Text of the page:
The diagnosis is frequently first suspected when a routine complete blood count shows anemia with an elevated MCV. In addition, on the peripheral blood smear, macrocytes and hypersegmented polymorphonuclear leukocytesmay be seen. Diagnosis is typically confirmed based on vitamin B12 blood levels below 120–180 pmol/L (170–250 pg/mL) in adults. Elevated serum homocysteine (over 12 μmol/L) and methylmalonic acid (over 0.4 micromol/L) levels are considered more reliable indicators of B12 deficiency than the concentration of B12 in blood. If nervous system damage is present and blood testing is inconclusive, a lumbar puncture to measure cerebrospinal fluid B-12 levels may be done. On bone marrow aspiration or biopsy, megaloblasts are seen. The Schilling test was a radio-isotope method, now outdated, of testing for low vitamin B12.
B12 can be supplemented by pill or injection and appears to be equally effective in those with low levels due to deficient absorption of B12. When large doses are given by mouth its absorption does not rely on the presence of intrinsic factor or an intact ileum. Instead, these large-dose supplements result in 1% to 5% absorption along the entire intestine by passive diffusion. Generally 1 to 2 mg daily is required as a large dose. Even pernicious anemia can be treated entirely by the oral route.
Vitamin B12deficiency is common and occurs worldwide. In the US and UK, around 6 percent of the general population have the deficiency; in those over the age of sixty, around 20 percent are deficient. In under-developed countries, the rates are even higher: across Latin America 40 percent are deficient; in some parts of Africa, 70 percent; and in some parts of India, 70 to 80 percent.
Between 1849 and 1887, Thomas Addison described a case of pernicious anemia, William Osler and William Gardner first described a case of neuropathy, Hayem described large red cells in the peripheral blood in this condition, which he called "giant blood corpuscles" (now called macrocytes), Paul Ehrlich identified megaloblasts in the bone marrow, and Ludwig Lichtheim described a case of myelopathy. During the 1920s, George Whipple discovered that ingesting large amounts of liver seemed to most rapidly cure the anemia of blood loss in dogs, and hypothesized that eating liver might treat pernicious anemia. Edwin Cohn prepared a liver extract that was 50 to 100 times more potent in treating pernicious anemia than the natural liver products. William Castle demonstrated that gastric juice contained an "intrinsic factor" which when combined with meat ingestion resulted in absorption of the vitamin in this condition. In 1934, George Whipple shared the 1934 Nobel Prize in Physiology or Medici...
Ruminants, such as cows and sheep, absorb B12 synthesized by their gut bacteria. Sufficient amounts of cobalt and copper need to be consumed for this B12synthesis to occur. In the early 20th century, during the development for farming of the North Island Volcanic Plateau of New Zealand, cattle suffered from what was termed "bush sickness". It was discovered in 1934 that the volcanic soils lacked the cobalt salts essential for synthesis of vitamin B12 by their gut bacteria. The "coast disease" of sheep in the coastal sand dunes of South Australia in the 1930s was found to originate in nutritional deficiencies of the trace elements, cobalt and copper. The cobalt deficiency was overcome by the development of "cobalt bullets", dense pellets of cobalt oxide mixed with clay given orally, which then was retained in the animal's rumen.Greer JP (2014). Wintrobe's Clinical Hematology Thirteenth Edition. Philadelphia, PA: Wolters Kluwer/Lippincott Williams & Wilkins. ISBN 978-1-4511-7268-3.Chapter 36: Megaloblastic anemias: disorde...Hunt, A.; Harrington, D.; Robinson, S. (4 September 2014). "Vitamin B12 deficiency". BMJ. 349. g5226. doi:10.1136/bmj.g5226. PMID 25189324.Pacholok SM, Stuart JJ (2011). Could It Be B12?: An Epidemic of Misdiagnoses. Fresno, CA: Linden Publishing. ISBN 978-1-61035-065-5.Hooper M (2012). Pernicious Anaemia: The Forgotten Disease – the causes and consequences of Vitamin B12 Deficiency. London: Hammersmith Press. ISBN 978-1-78161-004-6.Vitamin B12 and Folate at Lab Tests Online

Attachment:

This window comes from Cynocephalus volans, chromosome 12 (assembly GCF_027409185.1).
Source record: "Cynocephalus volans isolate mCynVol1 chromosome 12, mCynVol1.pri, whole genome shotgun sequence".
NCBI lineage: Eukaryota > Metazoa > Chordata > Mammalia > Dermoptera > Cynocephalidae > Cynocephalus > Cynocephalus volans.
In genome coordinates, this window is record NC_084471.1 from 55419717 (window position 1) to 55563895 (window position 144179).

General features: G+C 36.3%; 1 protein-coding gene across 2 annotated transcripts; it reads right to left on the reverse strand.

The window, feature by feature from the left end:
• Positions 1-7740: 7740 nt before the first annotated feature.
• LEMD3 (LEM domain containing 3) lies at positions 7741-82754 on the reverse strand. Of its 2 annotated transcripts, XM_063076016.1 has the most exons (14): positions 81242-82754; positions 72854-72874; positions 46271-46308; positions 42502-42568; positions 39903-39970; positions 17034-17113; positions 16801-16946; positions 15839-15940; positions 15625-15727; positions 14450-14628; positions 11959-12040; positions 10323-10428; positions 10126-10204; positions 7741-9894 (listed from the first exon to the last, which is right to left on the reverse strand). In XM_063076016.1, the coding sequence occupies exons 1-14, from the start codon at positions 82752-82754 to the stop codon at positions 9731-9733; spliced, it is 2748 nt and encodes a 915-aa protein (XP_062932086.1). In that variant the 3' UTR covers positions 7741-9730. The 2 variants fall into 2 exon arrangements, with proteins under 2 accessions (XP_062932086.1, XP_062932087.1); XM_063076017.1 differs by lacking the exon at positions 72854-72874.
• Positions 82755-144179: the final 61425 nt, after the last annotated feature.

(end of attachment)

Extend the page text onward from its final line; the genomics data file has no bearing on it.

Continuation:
維生素 B12 缺乏貧血 （英語： Vitamin B12 deficiency anemia ），是指因缺乏 維生素B 12 造成 紅血球 不足的疾病 ，惡性貧血（英語： Pernicious anemia ）是造成維生素 B 12 缺乏的原因之一 。. 最常見的發病症狀是疲倦 ，其他症狀有 呼吸困難 、皮膚蒼白、胸痛、手腳麻木 ...
Details: Pernicious anemia (per-NISH-us uh-NEE-me-uh) is a condition in which the body can't make enough healthy red blood cells because it doesn't have enough vitamin B12. Vitamin B12 is a nutrient found in some foods. The body needs this nutrient to make healthy red blood cells and to keep its nervous causes of pernicious anemia
In patients with pernicious anemia or with deficiency due to impaired absorption, less than 10% of the radiolabeled vitamin B 12 is detected. The normal test will result in a higher amount of the radiolabeled cobalamin in the urine because it would have been absorbed by the intestinal epithelium, but passed into the urine because all hepatic ...
In pernicious anemia, which is usually an autoimmune disease, autoantibodies directed against intrinsic factor or parietal cells themselves lead to an intrinsic factor deficiency, malabsorption of vitamin B 12, and subsequent megaloblastic anemia.
Definition Pernicious anemia is a disease in which the red blood cells are abnormally formed, due to an inability to absorb vitamin B 12. True pernicious anemia refers specifically to a disorder of atrophied parietal cells leading to absent intrinsic factor, resulting in an inability to absorb B 12.